22. 22. 23 PLUGGABLE INTERFACE 1. Run Bullet on your data • Write a Spout/Topology to read data from Kafka, Flume, HDFS etc. • Convert data into a Bullet Record (AVRO) 2. Plug in a schema (if you need the UI) • JSON based • Provides field names, types, and descriptions 3. Plug in a default starting query (Optional for the UI) • Example: A query based on a UI users’ cookie
  23. 23. 24 PERFORMANCE • Scaling for data 1. Scale pluggable data processing component 2. Scale Filter Bolts for handling data volume • Scaling for simultaneous queries 1. Scale Filter Bolts 2. Scale DRPC components – DRPC servers primarily 3. Scale Join Bolts
  24. 24. 25 TEST HARDWARE • Storm 1.0 Cluster • 2 x Intel E5-2680v3 (12 Core, 24 Threads) – 48 V. Cores • 256 GB RAM • 10 G Network Interface • Multi-tenant • Reading data from a Kafka 0.10 cluster • In the same data center so network delays are minimal
  25. 25. 26 DATA • Average size: 4.33 KiB compressed (1.2 compression ratio) • Data Volume: Records per second (R/s), Mebibytes per second (MiB/s) • 92 top-level fields • 62 Strings • 4 Longs • 23 Maps • 3 Lists of Maps
  26. 26. 27 FINDING A SINGLE GENERATED RECORD • Data Volume : 67,400 R/s and 104 MiB/s • Average of 100 Bullet queries to find a single generated record Timestamp Delay (ms) Query received in Bullet 0 Record generated 31.3 Record submitted to Kafka 357.9 Record received in Bullet 1008.2 Record found in Bullet 1015.4 Query finished in Bullet 1018.3 • Bullet latency is 1018.3 – 1008.2 = 10.1 ms
  27. 27. 28 SCALING FOR DATA: GOALS • Read the data • Catch up on data backlog at > 5 : 1 ratio (5s of backlog in 1s) • Support 400 Raw Bullet queries concurrently • Max record finding latency < 200 ms at 400 queries
  28. 28. 29 SCALING FOR DATA: CPU
  29. 29. 30 SCALING FOR DATA: MEMORY
  30. 30. 31 SCALING FOR DATA: SUMMARY • For 400 Raw queries and data reading goals • CPU to Memory ratio • 1 core : 1.2 GiB • CPU to Data ratio • 1 core : 856 R/s • 1 core : 3.4 MiB/s
  31. 31. 32 SCALING FOR QUERIES: GOALS • Fixed Data Volume : 68,400 R/s and 105 MiB/s • Latency to find a record after the record is first seen by Bullet • As number of Filter Bolts (1 V. Core, 1024 GiB RAM) varies • As number of simultaneous Raw queries varies • Each query runs for 30s and looks for 10 generated records • Want max latency < 200 ms
  32. 32. 33 SCALING FOR QUERIES: CPU
  33. 33. 34 SCALING FOR QUERIES: LATENCY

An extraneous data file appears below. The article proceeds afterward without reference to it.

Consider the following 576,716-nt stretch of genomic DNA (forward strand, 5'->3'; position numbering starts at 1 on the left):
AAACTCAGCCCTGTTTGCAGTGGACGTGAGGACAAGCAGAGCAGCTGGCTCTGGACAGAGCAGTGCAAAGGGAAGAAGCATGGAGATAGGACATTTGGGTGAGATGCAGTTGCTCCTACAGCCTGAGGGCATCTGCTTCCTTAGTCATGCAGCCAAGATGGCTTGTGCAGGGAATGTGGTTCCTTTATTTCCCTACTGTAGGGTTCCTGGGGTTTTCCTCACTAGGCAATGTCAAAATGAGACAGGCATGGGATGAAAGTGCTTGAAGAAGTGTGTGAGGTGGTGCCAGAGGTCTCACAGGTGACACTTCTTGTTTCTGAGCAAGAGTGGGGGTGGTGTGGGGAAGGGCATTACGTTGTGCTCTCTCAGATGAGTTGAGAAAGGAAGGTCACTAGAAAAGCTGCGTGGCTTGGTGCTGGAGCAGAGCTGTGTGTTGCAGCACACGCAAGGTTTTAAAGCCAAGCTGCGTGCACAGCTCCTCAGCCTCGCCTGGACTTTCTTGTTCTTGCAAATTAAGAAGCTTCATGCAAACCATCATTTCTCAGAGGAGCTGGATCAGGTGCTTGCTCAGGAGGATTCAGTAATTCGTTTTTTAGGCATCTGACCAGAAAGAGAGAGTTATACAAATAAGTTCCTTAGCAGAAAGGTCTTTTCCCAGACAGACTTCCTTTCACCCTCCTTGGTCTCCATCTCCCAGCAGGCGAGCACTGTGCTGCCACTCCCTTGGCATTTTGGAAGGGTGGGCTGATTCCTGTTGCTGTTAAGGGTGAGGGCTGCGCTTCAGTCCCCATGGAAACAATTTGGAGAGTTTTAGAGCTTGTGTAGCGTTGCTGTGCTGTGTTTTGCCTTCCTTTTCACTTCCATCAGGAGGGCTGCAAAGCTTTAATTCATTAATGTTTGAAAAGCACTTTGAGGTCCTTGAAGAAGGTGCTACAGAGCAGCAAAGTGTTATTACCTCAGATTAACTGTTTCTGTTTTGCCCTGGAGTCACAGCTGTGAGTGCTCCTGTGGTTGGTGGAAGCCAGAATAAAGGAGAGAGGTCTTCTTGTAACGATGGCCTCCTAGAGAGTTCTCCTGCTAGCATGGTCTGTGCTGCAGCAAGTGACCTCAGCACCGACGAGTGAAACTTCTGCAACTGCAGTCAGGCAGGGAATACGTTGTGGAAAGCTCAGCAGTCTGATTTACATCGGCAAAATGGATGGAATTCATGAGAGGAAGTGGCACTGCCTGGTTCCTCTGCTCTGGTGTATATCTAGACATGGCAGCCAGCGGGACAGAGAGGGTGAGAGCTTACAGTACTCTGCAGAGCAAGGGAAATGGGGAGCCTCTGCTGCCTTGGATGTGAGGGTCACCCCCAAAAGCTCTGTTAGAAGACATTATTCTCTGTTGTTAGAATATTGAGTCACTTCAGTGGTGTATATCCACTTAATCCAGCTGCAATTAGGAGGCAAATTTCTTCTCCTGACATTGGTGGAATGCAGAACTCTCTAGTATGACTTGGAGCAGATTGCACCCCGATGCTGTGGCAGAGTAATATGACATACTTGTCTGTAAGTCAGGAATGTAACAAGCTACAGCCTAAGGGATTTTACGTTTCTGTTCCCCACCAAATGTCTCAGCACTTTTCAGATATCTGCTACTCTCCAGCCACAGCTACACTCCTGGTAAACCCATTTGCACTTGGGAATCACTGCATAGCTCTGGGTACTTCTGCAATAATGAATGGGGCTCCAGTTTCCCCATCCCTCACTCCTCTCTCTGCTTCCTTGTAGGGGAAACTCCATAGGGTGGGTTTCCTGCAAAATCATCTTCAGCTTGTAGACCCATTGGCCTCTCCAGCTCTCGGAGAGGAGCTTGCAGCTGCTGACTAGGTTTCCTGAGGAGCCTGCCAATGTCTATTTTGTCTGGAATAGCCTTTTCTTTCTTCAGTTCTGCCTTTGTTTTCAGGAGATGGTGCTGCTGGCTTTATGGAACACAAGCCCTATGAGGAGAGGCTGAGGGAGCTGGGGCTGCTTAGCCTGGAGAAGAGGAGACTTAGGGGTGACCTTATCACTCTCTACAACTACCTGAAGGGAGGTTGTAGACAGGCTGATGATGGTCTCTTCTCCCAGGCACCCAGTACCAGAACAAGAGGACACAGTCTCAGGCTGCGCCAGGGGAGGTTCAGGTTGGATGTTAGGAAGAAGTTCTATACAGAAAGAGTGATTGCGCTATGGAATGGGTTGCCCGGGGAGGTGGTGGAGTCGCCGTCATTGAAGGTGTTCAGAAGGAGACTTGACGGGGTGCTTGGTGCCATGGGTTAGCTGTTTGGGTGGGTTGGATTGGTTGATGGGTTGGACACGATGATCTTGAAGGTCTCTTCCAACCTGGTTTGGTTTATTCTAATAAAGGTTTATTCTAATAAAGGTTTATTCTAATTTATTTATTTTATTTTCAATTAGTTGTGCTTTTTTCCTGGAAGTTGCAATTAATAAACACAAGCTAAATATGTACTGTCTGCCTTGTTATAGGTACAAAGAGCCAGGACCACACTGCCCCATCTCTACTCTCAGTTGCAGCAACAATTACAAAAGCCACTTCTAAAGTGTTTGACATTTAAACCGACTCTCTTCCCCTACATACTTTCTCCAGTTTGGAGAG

34. 34. 35 SCALING FOR QUERIES: DRPC • 3 DRPC servers on our test Storm cluster • 2 x Intel E5620 (4 cores, 8 Threads) - 16 V. Cores • 24 GB RAM • 10 G Network • About 700 simultaneous Bullet queries • Horizontally scalable • Blocking threads at the moment • Async implementation in Storm 2.0
  35. 35. 36 ANNOUNCING OPEN SOURCE • We are on GitHub! • Documentation: https://yahoo.github.io/bullet-docs • Contributions, ideas, feedback welcome! Component Repo Storm https://github.com/yahoo/bullet-storm WS https://github.com/yahoo/bullet-service UI https://github.com/yahoo/bullet-ui Record https://github.com/yahoo/bullet-record
  36. 36. 37 SUMMARY • Wanted to validate instrumentation but ended up with generic querying • Query any data that can be plugged into Storm • Queries first, then data  Look-forward querying • Persists no data  Light-weight and cheap! • Fetch Raw data • Aggregate: Group By, Top K, Distributions, Count Distinct
  37. 37. 38 FUTURE WORK • Considering Pub/Sub queue to receive and send queries and results • Allows Bullet implementations on other Stream processors • Incremental updates • WebSockets or SSE to push results • Streaming results • Additive results • Security • SQL interface
  38. 38. 39 THANKS • Nathan Speidel • Cat Utah • Marcus Svedman • Satish Vanimisetti
  39. 39. 40 LINKS • Contact Us • Developers : bullet-dev@googlegroups.com • Users : bullet-users@googlegroups.com • Documentation : https://yahoo.github.io/bullet-docs • DataSketches: https://datasketches.github.io
  40. 40. 41 APPENDIX
  41. 41. 42 COUNT DISTINCT: NAIVE 1. Read Input 2. Round Robin 3. Extract Field 4. Send to Combiner 5. Count Distincts Overwhelm Single Combiner
  42. 42. 43 COUNT DISTINCT: TYPICAL 1. Read Input 2. Round Robin 3. Extract Field 4. Hash Partition 5. Count Distincts 6. Send Count 7. Combined Counts Vulnerable to Data Skew
  43. 43. 44 COUNT DISTINCT: SKETCHES 1. Read Input 2. Round Robin 3. Build Sketch 4. Send to Combiner 5. Merge Sketches